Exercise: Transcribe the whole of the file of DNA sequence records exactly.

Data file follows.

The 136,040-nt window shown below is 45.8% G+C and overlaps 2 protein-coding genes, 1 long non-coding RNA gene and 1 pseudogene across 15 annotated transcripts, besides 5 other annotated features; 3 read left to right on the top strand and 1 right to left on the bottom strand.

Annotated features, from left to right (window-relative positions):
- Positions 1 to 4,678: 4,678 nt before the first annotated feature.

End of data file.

The 136,040-nt window shown below is 45.8% G+C and overlaps 2 protein-coding genes, 1 long non-coding RNA gene and 1 pseudogene across 15 annotated transcripts, besides 5 other annotated features; 3 read left to right on the top strand and 1 right to left on the bottom strand.

Annotated features, from left to right (window-relative positions):
- Positions 1 to 4,678: 4,678 nt before the first annotated feature.